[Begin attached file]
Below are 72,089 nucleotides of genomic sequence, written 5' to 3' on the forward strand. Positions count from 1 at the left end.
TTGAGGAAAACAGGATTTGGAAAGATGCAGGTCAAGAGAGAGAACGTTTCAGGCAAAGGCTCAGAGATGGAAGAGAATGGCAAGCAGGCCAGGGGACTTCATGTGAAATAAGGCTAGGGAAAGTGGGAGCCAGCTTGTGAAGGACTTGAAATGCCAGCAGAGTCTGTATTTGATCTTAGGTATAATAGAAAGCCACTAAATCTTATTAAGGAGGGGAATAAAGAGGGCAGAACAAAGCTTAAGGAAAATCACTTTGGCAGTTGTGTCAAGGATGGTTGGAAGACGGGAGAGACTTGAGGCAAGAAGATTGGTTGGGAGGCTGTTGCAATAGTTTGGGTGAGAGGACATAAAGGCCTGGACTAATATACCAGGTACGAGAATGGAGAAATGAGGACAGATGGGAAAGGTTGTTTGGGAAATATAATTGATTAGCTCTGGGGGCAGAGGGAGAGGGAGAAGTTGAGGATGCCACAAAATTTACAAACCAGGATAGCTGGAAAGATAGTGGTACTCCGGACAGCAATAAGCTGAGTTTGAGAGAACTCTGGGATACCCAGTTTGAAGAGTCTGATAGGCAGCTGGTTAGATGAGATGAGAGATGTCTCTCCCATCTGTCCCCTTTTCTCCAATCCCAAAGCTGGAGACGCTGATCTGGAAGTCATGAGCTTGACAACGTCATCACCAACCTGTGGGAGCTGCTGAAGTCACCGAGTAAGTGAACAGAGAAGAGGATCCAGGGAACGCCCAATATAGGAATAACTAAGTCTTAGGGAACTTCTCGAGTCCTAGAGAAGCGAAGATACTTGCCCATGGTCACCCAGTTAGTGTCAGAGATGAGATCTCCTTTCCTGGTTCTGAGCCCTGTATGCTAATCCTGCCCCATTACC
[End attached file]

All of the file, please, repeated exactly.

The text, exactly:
Below are 72,089 nucleotides of genomic sequence, written 5' to 3' on the forward strand. Positions count from 1 at the left end.
TTGAGGAAAACAGGATTTGGAAAGATGCAGGTCAAGAGAGAGAACGTTTCAGGCAAAGGCTCAGAGATGGAAGAGAATGGCAAGCAGGCCAGGGGACTTCATGTGAAATAAGGCTAGGGAAAGTGGGAGCCAGCTTGTGAAGGACTTGAAATGCCAGCAGAGTCTGTATTTGATCTTAGGTATAATAGAAAGCCACTAAATCTTATTAAGGAGGGGAATAAAGAGGGCAGAACAAAGCTTAAGGAAAATCACTTTGGCAGTTGTGTCAAGGATGGTTGGAAGACGGGAGAGACTTGAGGCAAGAAGATTGGTTGGGAGGCTGTTGCAATAGTTTGGGTGAGAGGACATAAAGGCCTGGACTAATATACCAGGTACGAGAATGGAGAAATGAGGACAGATGGGAAAGGTTGTTTGGGAAATATAATTGATTAGCTCTGGGGGCAGAGGGAGAGGGAGAAGTTGAGGATGCCACAAAATTTACAAACCAGGATAGCTGGAAAGATAGTGGTACTCCGGACAGCAATAAGCTGAGTTTGAGAGAACTCTGGGATACCCAGTTTGAAGAGTCTGATAGGCAGCTGGTTAGATGAGATGAGAGATGTCTCTCCCATCTGTCCCCTTTTCTCCAATCCCAAAGCTGGAGACGCTGATCTGGAAGTCATGAGCTTGACAACGTCATCACCAACCTGTGGGAGCTGCTGAAGTCACCGAGTAAGTGAACAGAGAAGAGGATCCAGGGAACGCCCAATATAGGAATAACTAAGTCTTAGGGAACTTCTCGAGTCCTAGAGAAGCGAAGATACTTGCCCATGGTCACCCAGTTAGTGTCAGAGATGAGATCTCCTTTCCTGGTTCTGAGCCCTGTATGCTAATCCTGCCCCATTACC